$1.5M Stolen From General Bytes Bitcoin ATMs After Zero-Day Exploit

$1.5M Stolen From General Bytes Bitcoin ATMs After Zero-Day Exploit

General Bytes, a major provider of Bitcoin ATMs, revealed that hackers had stolen money from the business and its clients by exploiting a zero-day flaw in their BATM management platform. The Bitcoin ATMs produced by General Bytes enable users to buy or trade more than 40 cryptocurrencies. Customers can install their ATMs employing General Bytes’ cloud service or independent management servers. The business revealed over the weekend that attackers remotely uploaded a Java program via ATM’s master service interface and ran it with the ‘batm’ user rights by taking advantage of a zero-day vulnerability identified as BATM-4780.

“The attacker scanned the Digital Ocean cloud hosting IP address space and identified running CAS services on ports 7741, including the General Bytes Cloud service and other GB ATM operators running their servers on Digital Ocean (our recommended cloud hosting provider),” General Bytes explained in a security incident disclosure.

To prevent hackers from accessing customers’ servers and money, the firm sent a message on Twitter urging users to “take immediate action” and install the most recent upgrades. The threat actors acquired access to the following activities on infected machines after downloading the Java application:

  • Ability to use the database
  • Send money from prominent wallets
  • Ability to read and decrypt API keys required to access money on famous exchanges and wallets
  • Download user names and their password hashes, and disable 2FA
  • Ability to go through terminal event logs and scan for any instances of private key scanning by users at the ATM. This data was being logged by older ATM software versions

General Bytes issued a warning after discovering that the cyberattacks had compromised both its cloud service and its customers. “GENERAL BYTES Cloud service was breached as well as other operator’s standalone servers,” highlights the statement.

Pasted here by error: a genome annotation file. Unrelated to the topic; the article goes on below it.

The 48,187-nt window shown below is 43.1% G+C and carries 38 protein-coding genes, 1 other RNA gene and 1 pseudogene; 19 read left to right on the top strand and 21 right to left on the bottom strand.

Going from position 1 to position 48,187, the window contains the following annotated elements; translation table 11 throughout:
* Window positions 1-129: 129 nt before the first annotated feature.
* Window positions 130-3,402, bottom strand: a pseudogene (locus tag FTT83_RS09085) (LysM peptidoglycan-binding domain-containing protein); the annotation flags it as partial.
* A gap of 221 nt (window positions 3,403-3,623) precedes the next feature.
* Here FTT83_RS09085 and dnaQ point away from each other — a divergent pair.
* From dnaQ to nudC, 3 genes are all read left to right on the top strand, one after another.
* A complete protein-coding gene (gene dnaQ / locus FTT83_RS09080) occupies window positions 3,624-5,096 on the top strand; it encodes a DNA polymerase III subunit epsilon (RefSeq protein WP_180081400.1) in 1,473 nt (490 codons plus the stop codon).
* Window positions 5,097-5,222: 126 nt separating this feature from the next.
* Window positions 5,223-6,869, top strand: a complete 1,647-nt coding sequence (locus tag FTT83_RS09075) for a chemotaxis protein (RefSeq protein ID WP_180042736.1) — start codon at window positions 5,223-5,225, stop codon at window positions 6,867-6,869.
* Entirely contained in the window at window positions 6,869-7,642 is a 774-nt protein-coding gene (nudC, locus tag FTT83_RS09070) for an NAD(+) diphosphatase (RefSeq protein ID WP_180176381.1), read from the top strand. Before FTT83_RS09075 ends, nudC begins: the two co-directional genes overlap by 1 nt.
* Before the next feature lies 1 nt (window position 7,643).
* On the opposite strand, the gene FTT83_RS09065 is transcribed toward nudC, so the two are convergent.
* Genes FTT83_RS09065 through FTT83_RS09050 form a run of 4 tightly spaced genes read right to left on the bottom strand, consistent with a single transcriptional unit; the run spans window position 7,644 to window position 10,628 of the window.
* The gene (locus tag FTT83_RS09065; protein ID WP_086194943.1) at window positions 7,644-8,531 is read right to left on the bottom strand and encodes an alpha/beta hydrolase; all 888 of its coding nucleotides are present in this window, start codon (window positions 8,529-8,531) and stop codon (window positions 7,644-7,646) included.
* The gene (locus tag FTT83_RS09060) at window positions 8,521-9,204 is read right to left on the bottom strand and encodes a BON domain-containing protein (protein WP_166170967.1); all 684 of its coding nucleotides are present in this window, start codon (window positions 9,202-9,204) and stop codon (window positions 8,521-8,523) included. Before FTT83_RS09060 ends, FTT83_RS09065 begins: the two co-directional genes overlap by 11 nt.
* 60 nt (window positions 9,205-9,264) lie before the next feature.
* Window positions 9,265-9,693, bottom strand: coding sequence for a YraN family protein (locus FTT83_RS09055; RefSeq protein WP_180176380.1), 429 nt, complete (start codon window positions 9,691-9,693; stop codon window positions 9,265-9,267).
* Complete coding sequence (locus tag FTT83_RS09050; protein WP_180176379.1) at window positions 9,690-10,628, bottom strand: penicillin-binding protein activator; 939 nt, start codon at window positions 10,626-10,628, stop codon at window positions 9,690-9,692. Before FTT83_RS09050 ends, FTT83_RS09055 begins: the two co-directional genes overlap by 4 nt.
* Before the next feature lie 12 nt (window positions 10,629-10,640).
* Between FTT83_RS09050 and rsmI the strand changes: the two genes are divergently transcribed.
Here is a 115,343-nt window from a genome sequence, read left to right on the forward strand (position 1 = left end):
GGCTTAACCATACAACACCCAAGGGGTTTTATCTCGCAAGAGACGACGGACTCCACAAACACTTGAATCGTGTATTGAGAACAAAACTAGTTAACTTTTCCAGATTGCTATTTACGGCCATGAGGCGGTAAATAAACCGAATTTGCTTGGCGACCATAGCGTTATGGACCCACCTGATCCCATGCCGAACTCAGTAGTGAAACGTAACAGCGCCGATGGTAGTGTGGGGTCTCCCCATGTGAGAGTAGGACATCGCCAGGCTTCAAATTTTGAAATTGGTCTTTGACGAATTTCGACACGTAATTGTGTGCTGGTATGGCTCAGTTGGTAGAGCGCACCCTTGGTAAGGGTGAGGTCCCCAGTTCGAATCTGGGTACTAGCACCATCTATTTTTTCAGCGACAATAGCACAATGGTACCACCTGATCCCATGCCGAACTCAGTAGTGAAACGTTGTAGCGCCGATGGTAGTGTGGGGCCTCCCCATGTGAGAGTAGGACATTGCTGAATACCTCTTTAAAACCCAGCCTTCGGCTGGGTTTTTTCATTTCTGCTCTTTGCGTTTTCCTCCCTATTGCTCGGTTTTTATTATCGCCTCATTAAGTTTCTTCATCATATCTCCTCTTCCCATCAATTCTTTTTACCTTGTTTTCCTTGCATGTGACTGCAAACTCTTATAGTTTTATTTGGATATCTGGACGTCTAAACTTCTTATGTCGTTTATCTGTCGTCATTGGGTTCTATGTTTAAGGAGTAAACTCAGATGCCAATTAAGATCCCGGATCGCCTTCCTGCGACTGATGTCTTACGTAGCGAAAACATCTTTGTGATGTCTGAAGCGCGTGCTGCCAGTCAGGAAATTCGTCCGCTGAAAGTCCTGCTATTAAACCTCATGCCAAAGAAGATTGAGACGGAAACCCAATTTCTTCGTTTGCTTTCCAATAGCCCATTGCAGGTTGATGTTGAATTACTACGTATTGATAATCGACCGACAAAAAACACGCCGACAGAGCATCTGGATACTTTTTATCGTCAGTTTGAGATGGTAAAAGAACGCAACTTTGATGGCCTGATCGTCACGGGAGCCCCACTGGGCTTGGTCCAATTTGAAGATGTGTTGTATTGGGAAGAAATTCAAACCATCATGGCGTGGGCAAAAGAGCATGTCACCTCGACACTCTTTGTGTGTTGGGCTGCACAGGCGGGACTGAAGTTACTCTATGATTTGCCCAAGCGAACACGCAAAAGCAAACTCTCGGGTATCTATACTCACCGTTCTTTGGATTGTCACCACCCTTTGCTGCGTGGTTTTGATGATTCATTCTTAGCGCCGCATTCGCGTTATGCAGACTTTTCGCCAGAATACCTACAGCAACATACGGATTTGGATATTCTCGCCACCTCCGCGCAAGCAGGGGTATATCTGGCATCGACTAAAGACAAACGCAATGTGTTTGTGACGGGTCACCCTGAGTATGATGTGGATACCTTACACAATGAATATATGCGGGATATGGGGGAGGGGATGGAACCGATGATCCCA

The business supplied a list of cryptocurrency addresses used by the hacker during the attack in addition to disclosing the amount of money the attacker took. These addresses indicate that the hacker started stealing cryptocurrencies on March 17th, sending 56.28570959 BTC (value of approximately $1,589,000) and 21.79436191 ETH (worth approximately $39,000) to the attacker’s Bitcoin address. The stolen money is still there in the Bitcoin wallet; however, it appears that the threat actors converted the stolen Ethereum into USDT via Uniswap.

The “master.log” and “admin.log” log files should be carefully inspected by CAS (Crypto Application Server) administrators for any unusual gaps in time that might have resulted from the attacker removing log entries to hide their operations on the system. General Byte’s report further stated that the malicious JAVA apps would show up as files with arbitrary filenames ending in “.war” and “.war.deployed” in the “/batm/app/admin/standalone/deployments/” folder.

The company points out that each victim’s file name is probably unique. Those who don’t see any indications of a hack should nonetheless treat all of their CAS passwords and API keys as compromised, invalidate them right now, and create new ones. Resetting all user passwords is also recommended. The company’s announcement includes comprehensive step-by-step guidelines for safeguarding endpoints for all server operators.

According to General Bytes, it is “theoretically (and practically) impossible” to safeguard its cloud service from malicious actors since it must concurrently grant access to several operators, hence the company is shutting down the service. Those who want to create their own independent CAS, which should now be put behind a firewall and VPN, can get assistance from the firm with data migration.

A CAS security remedy from General Byte has also been made available. It comes in two patches, 20221118.48 and 20230120.44, and it fixes the exploited vulnerability. The fact that the compromised system has undergone many security assessments since 2021 yet none of them have managed to find the exploited vulnerability is further highlighted. Additionally, in 2021, researchers from the Kraken cryptocurrency exchange discovered many flaws in General Bytes’ ATMs, which the firm promptly corrected.

Despite these security checks, General Bytes had a security breach in August 2022 when thieves used a zero-day vulnerability in its ATM servers to steal cryptocurrency from users. The business claims that to detect and address more possible holes before malicious parties do, it wants to quickly perform several security assessments of its products by various organizations.

About the author

Yehudah Sunshine

Yehudah Sunshine

Bringing together his diverse professional cyber know-how, intellectual fascination with history and culture, and eclectic academic background focusing on diplomacy and the cultures of Central Asia, Yehudah Sunshine keenly blends his deep understanding of the global tech ecosystem with a nuanced worldview of the underlying socio-economic and political forces which drive policy and impact innovation in the cyber sectors. Yehudah's current work focuses on how to create and or opportunities enhance marketing strategies and elevate cyber driven thought leadership for cyfluencer (www.cyfluencer .com), the cybersecurity thought leadership platform. Sunshine has written and researched extensively within cybersecurity, the service sectors, international criminal accountability, Israel's economy, Israeli diplomatic inroads, Israeli innovation and technology, and Chinese economic policy.